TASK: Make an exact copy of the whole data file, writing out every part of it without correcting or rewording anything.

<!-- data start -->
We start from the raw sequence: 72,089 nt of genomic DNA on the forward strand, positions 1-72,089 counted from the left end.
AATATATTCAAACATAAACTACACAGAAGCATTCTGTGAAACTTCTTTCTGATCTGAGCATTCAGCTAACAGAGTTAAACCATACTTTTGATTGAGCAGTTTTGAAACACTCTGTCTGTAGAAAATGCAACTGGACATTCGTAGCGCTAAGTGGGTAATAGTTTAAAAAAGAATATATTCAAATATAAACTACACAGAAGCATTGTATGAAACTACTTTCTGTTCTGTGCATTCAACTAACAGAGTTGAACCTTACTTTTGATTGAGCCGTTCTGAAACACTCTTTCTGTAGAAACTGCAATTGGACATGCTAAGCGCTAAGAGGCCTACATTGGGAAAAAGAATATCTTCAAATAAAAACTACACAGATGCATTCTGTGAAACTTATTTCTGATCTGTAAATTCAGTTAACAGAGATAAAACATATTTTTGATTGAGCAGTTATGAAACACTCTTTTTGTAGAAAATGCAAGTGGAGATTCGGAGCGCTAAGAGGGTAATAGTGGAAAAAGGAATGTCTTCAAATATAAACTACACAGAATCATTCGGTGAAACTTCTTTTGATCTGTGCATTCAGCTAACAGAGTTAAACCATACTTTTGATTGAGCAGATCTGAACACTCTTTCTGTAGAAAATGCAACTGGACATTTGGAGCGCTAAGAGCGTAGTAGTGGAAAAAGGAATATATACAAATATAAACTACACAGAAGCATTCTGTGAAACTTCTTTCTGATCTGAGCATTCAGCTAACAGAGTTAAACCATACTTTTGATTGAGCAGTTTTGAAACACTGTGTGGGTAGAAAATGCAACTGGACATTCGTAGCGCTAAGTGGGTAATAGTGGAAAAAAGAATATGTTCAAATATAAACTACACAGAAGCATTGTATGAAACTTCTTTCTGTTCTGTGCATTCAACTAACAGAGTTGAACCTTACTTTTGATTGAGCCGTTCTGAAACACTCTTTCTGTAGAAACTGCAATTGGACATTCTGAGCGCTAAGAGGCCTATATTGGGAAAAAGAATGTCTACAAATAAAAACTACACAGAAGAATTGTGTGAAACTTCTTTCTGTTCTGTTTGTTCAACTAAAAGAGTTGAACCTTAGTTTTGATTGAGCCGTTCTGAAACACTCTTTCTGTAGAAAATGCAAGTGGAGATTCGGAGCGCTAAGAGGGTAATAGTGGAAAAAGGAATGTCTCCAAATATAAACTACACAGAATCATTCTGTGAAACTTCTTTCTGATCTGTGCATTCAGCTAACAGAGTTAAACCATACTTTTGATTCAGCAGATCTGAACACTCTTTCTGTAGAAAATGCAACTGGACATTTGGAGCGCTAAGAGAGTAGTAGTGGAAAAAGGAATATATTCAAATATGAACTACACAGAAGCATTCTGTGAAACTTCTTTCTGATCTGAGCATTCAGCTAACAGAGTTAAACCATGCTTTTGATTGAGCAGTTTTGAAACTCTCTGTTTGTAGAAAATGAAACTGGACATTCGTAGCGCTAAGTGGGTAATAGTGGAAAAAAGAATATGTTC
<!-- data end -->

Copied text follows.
We start from the raw sequence: 72,089 nt of genomic DNA on the forward strand, positions 1-72,089 counted from the left end.
AATATATTCAAACATAAACTACACAGAAGCATTCTGTGAAACTTCTTTCTGATCTGAGCATTCAGCTAACAGAGTTAAACCATACTTTTGATTGAGCAGTTTTGAAACACTCTGTCTGTAGAAAATGCAACTGGACATTCGTAGCGCTAAGTGGGTAATAGTTTAAAAAAGAATATATTCAAATATAAACTACACAGAAGCATTGTATGAAACTACTTTCTGTTCTGTGCATTCAACTAACAGAGTTGAACCTTACTTTTGATTGAGCCGTTCTGAAACACTCTTTCTGTAGAAACTGCAATTGGACATGCTAAGCGCTAAGAGGCCTACATTGGGAAAAAGAATATCTTCAAATAAAAACTACACAGATGCATTCTGTGAAACTTATTTCTGATCTGTAAATTCAGTTAACAGAGATAAAACATATTTTTGATTGAGCAGTTATGAAACACTCTTTTTGTAGAAAATGCAAGTGGAGATTCGGAGCGCTAAGAGGGTAATAGTGGAAAAAGGAATGTCTTCAAATATAAACTACACAGAATCATTCGGTGAAACTTCTTTTGATCTGTGCATTCAGCTAACAGAGTTAAACCATACTTTTGATTGAGCAGATCTGAACACTCTTTCTGTAGAAAATGCAACTGGACATTTGGAGCGCTAAGAGCGTAGTAGTGGAAAAAGGAATATATACAAATATAAACTACACAGAAGCATTCTGTGAAACTTCTTTCTGATCTGAGCATTCAGCTAACAGAGTTAAACCATACTTTTGATTGAGCAGTTTTGAAACACTGTGTGGGTAGAAAATGCAACTGGACATTCGTAGCGCTAAGTGGGTAATAGTGGAAAAAAGAATATGTTCAAATATAAACTACACAGAAGCATTGTATGAAACTTCTTTCTGTTCTGTGCATTCAACTAACAGAGTTGAACCTTACTTTTGATTGAGCCGTTCTGAAACACTCTTTCTGTAGAAACTGCAATTGGACATTCTGAGCGCTAAGAGGCCTATATTGGGAAAAAGAATGTCTACAAATAAAAACTACACAGAAGAATTGTGTGAAACTTCTTTCTGTTCTGTTTGTTCAACTAAAAGAGTTGAACCTTAGTTTTGATTGAGCCGTTCTGAAACACTCTTTCTGTAGAAAATGCAAGTGGAGATTCGGAGCGCTAAGAGGGTAATAGTGGAAAAAGGAATGTCTCCAAATATAAACTACACAGAATCATTCTGTGAAACTTCTTTCTGATCTGTGCATTCAGCTAACAGAGTTAAACCATACTTTTGATTCAGCAGATCTGAACACTCTTTCTGTAGAAAATGCAACTGGACATTTGGAGCGCTAAGAGAGTAGTAGTGGAAAAAGGAATATATTCAAATATGAACTACACAGAAGCATTCTGTGAAACTTCTTTCTGATCTGAGCATTCAGCTAACAGAGTTAAACCATGCTTTTGATTGAGCAGTTTTGAAACTCTCTGTTTGTAGAAAATGAAACTGGACATTCGTAGCGCTAAGTGGGTAATAGTGGAAAAAAGAATATGTTC